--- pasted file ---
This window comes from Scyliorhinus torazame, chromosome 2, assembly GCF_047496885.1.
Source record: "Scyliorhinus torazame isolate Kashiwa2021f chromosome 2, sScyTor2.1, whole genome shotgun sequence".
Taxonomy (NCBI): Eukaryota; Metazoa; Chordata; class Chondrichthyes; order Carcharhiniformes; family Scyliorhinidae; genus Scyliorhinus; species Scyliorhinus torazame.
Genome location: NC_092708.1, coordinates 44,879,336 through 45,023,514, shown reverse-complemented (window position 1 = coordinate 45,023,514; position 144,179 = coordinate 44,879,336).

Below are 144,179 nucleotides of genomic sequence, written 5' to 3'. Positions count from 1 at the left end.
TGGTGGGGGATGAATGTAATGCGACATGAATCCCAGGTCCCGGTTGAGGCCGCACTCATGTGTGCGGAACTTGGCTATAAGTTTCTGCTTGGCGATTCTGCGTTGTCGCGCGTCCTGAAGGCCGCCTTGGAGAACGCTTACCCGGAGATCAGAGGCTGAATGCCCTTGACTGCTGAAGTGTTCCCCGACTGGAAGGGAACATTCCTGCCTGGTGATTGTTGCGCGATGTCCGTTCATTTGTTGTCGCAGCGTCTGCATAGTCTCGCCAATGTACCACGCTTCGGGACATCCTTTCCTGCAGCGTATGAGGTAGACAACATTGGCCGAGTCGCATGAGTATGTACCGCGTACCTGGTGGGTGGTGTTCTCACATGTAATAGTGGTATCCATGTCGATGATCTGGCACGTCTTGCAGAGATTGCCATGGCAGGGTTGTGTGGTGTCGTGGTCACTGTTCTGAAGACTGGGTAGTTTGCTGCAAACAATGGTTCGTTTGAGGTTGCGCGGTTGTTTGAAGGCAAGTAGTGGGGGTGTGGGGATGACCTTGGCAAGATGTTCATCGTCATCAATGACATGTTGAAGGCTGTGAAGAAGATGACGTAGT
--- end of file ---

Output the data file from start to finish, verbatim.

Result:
This window comes from Scyliorhinus torazame, chromosome 2, assembly GCF_047496885.1.
Source record: "Scyliorhinus torazame isolate Kashiwa2021f chromosome 2, sScyTor2.1, whole genome shotgun sequence".
Taxonomy (NCBI): Eukaryota; Metazoa; Chordata; class Chondrichthyes; order Carcharhiniformes; family Scyliorhinidae; genus Scyliorhinus; species Scyliorhinus torazame.
Genome location: NC_092708.1, coordinates 44,879,336 through 45,023,514, shown reverse-complemented (window position 1 = coordinate 45,023,514; position 144,179 = coordinate 44,879,336).

Below are 144,179 nucleotides of genomic sequence, written 5' to 3'. Positions count from 1 at the left end.
TGGTGGGGGATGAATGTAATGCGACATGAATCCCAGGTCCCGGTTGAGGCCGCACTCATGTGTGCGGAACTTGGCTATAAGTTTCTGCTTGGCGATTCTGCGTTGTCGCGCGTCCTGAAGGCCGCCTTGGAGAACGCTTACCCGGAGATCAGAGGCTGAATGCCCTTGACTGCTGAAGTGTTCCCCGACTGGAAGGGAACATTCCTGCCTGGTGATTGTTGCGCGATGTCCGTTCATTTGTTGTCGCAGCGTCTGCATAGTCTCGCCAATGTACCACGCTTCGGGACATCCTTTCCTGCAGCGTATGAGGTAGACAACATTGGCCGAGTCGCATGAGTATGTACCGCGTACCTGGTGGGTGGTGTTCTCACATGTAATAGTGGTATCCATGTCGATGATCTGGCACGTCTTGCAGAGATTGCCATGGCAGGGTTGTGTGGTGTCGTGGTCACTGTTCTGAAGACTGGGTAGTTTGCTGCAAACAATGGTTCGTTTGAGGTTGCGCGGTTGTTTGAAGGCAAGTAGTGGGGGTGTGGGGATGACCTTGGCAAGATGTTCATCGTCATCAATGACATGTTGAAGGCTGTGAAGAAGATGACGTAGT